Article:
If you teach EAL students, here's 5 things you should be doing

By Nathaniel Woo

06 Apr 2022

Students around a table reading a book.

In a survey held by the NCTL, less than 50% of NQTs stated that they felt "well-prepared" to teach EAL learners.

With over 1.5 million learners studying English as an Additional Language in the UK today (2022), this lack of preparation definitely needs addressing. Whether you feel prepared to teach EAL learners or you don't, here are five things you should definitely be doing.

5 key tips for teaching EAL students

1. Make it visual

Visuals allow you to provide context for your learners. By representing subject content in a visual way, you are reducing the language demands but maintaining the cognitive demands of your lesson.

EAL students will arrive with different knowledge and experience of language. Visuals are useful to help teach new information but they are also useful to encourage learners to express themselves. Using visuals allows learners to express their experience in a different mode of representation when written language might be daunting.

When introducing new ideas or concepts, ensure that you support understanding by using visuals. Design matching activities that use images rather than text, sequencing activities that use images or play a categories game with photos. Ask students to draw concepts rather than explaining them in English.

2. Make it concrete

In the classroom, we often deal in abstracts. By using graphic organisers, you can help learners make abstract information more concrete. They allow a learner to organise their thoughts (in whichever language they choose) before going on to form their ideas in the target language.

Tables, bar charts, flow diagrams, Venn diagrams and content maps are just some of the graphic organisers that can be used to solidify abstract concepts. Graphic organisers take many forms.

One strategy that has worked well for many of my colleagues is the Ishikawa chart, or the "fishbone", which is designed to show links between cause and effect.

Fishbone diagram

Fishbone Diagram

These graphic organisers are a great way of enabling learners to distil key facts, make links between different bits of information and see topics as a whole without overwhelming them with a heap of new language.

Once learners understand the key factors in a new topic, they need to learn how to join up their ideas. One of the best ways to ensure their success here and make sure they feel confident is to model the process yourself.

3. Model the process

Modelling involves providing students with a written or oral version of the text you would like them to produce. At this point, learners might have the key vocabulary they need; modelling shows them clearly the grammatical structures they will need to link the information. It may also be a curriculum demand. For example, some specifications require learners to be able to compare or contrast or to show the cause and effect of certain processes (which links back to our fishbone).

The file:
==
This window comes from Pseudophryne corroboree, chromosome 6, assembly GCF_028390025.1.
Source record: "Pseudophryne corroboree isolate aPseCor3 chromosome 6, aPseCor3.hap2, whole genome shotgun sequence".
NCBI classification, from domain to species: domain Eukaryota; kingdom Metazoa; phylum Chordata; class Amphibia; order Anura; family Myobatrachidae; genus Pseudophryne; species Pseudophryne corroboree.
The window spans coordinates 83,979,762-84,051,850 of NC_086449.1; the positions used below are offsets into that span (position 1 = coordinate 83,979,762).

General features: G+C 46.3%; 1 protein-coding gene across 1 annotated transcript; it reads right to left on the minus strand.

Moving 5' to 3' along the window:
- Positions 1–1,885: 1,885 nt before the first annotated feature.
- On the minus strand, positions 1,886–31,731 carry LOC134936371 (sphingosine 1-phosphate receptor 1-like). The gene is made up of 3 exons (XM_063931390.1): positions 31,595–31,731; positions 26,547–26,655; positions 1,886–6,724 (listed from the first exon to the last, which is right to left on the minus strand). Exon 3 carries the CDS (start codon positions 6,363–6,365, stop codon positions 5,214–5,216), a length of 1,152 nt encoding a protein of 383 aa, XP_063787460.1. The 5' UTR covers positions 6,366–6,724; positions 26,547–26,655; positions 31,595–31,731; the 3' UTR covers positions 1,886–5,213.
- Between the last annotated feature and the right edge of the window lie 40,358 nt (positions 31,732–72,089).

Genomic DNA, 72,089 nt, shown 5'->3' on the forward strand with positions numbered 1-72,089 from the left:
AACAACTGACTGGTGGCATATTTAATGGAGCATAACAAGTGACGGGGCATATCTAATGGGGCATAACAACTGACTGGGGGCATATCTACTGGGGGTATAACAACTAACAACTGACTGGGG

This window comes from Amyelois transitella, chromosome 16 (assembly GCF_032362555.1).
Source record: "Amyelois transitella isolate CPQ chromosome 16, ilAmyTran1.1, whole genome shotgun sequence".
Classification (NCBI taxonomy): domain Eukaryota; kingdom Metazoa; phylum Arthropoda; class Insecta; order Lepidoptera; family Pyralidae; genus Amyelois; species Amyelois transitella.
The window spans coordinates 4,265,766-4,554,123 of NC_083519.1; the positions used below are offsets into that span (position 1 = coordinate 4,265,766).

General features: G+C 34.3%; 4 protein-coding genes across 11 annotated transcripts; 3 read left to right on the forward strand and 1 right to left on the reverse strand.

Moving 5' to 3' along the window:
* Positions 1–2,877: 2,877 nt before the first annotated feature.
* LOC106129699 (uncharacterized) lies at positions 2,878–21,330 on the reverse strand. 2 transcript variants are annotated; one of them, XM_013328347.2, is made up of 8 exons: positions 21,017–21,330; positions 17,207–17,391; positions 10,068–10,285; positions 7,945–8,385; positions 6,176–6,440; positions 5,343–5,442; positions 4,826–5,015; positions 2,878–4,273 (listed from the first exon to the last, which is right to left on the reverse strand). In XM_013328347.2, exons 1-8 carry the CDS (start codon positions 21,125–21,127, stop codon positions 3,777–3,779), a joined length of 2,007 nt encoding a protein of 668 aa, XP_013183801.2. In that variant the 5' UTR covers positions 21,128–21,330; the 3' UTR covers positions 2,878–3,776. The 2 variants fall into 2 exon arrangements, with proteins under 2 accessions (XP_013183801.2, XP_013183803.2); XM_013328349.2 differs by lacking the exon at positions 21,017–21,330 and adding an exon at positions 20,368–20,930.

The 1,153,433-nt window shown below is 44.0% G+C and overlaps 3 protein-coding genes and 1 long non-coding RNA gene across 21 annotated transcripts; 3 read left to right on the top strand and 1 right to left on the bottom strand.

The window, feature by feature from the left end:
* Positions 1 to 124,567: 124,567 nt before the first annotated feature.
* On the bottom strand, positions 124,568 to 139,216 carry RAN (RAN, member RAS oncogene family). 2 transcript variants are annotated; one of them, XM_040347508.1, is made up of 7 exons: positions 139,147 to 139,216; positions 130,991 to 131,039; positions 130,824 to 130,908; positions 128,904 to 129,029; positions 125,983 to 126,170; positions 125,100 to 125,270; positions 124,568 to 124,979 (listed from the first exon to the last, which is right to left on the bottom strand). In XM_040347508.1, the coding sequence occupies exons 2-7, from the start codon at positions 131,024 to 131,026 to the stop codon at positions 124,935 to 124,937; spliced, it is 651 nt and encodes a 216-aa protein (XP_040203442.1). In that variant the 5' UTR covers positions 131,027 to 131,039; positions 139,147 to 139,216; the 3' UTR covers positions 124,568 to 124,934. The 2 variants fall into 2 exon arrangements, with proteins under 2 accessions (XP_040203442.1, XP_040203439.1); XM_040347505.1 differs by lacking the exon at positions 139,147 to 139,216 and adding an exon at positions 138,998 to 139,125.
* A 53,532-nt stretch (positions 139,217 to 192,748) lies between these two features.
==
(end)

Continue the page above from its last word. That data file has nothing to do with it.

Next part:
4. Talk!

Before anyone starts writing anything though, encourage learners to talk through their ideas. Committing thought to paper is a high-stakes scenario if you’re struggling with your confidence.

Provide learners with the time and structure to practise expressing their ideas before they commit anything to paper. At first, learners may need written sentence starters or visuals to help them structure their ideas, but feedback from you or from other L1 speakers will help them to amend their ideas. If you’re in a multilingual classroom, hearing first-language speakers model the process is also invaluable.

5. Value the first language

Jim Cummins, an expert in language acquisition and bilingual education, suggests that all language learners have a "Common Underlying Proficiency" (CUP), which essentially means that the skills and knowledge we developed when learning our first language can be drawn upon when learning an additional language. It also follows that any development that takes place in our first language will have a beneficial effect on our second (or third etc) language.

While many schools with large proportions of EAL students insist on English being spoken at all times, Cummins and other notable linguists suggest that valuing the first language is a vital component in the successful teaching of EAL students.

Professor Ofelia García of the Graduate Center of the City University of New York argues that "translanguaging" enables learners of all languages to process and express their ideas at any stage of their learning – they are not forced to wait until they can speak with a "legitimate" voice.

With translanguaging, no learner is prevented from collaborating with peers or discussing content. If you have a dominant second language in your school, this is an invaluable string to your bow. If you have many learners speaking many different languages, learners can still be encouraged to express their ideas in writing or in speech with whatever linguistic resources they may have.

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